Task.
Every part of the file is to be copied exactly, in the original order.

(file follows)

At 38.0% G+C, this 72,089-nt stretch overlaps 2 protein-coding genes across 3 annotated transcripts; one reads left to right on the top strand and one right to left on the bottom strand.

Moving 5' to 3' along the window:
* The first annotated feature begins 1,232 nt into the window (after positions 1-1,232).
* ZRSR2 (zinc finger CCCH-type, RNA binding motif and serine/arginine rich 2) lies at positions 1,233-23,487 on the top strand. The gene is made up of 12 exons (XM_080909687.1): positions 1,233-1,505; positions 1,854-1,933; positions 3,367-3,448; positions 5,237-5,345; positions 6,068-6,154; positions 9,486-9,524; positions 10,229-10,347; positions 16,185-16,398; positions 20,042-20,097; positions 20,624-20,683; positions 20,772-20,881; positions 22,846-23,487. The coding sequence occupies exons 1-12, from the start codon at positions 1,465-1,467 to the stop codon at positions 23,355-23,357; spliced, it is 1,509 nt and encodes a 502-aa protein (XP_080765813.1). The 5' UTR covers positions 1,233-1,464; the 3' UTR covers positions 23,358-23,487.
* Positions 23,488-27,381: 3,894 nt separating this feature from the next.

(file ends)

At 38.0% G+C, this 72,089-nt stretch overlaps 2 protein-coding genes across 3 annotated transcripts; one reads left to right on the top strand and one right to left on the bottom strand.

Moving 5' to 3' along the window:
* The first annotated feature begins 1,232 nt into the window (after positions 1-1,232).
* ZRSR2 (zinc finger CCCH-type, RNA binding motif and serine/arginine rich 2) lies at positions 1,233-23,487 on the top strand. The gene is made up of 12 exons (XM_080909687.1): positions 1,233-1,505; positions 1,854-1,933; positions 3,367-3,448; positions 5,237-5,345; positions 6,068-6,154; positions 9,486-9,524; positions 10,229-10,347; positions 16,185-16,398; positions 20,042-20,097; positions 20,624-20,683; positions 20,772-20,881; positions 22,846-23,487. The coding sequence occupies exons 1-12, from the start codon at positions 1,465-1,467 to the stop codon at positions 23,355-23,357; spliced, it is 1,509 nt and encodes a 502-aa protein (XP_080765813.1). The 5' UTR covers positions 1,233-1,464; the 3' UTR covers positions 23,358-23,487.
* Positions 23,488-27,381: 3,894 nt separating this feature from the next.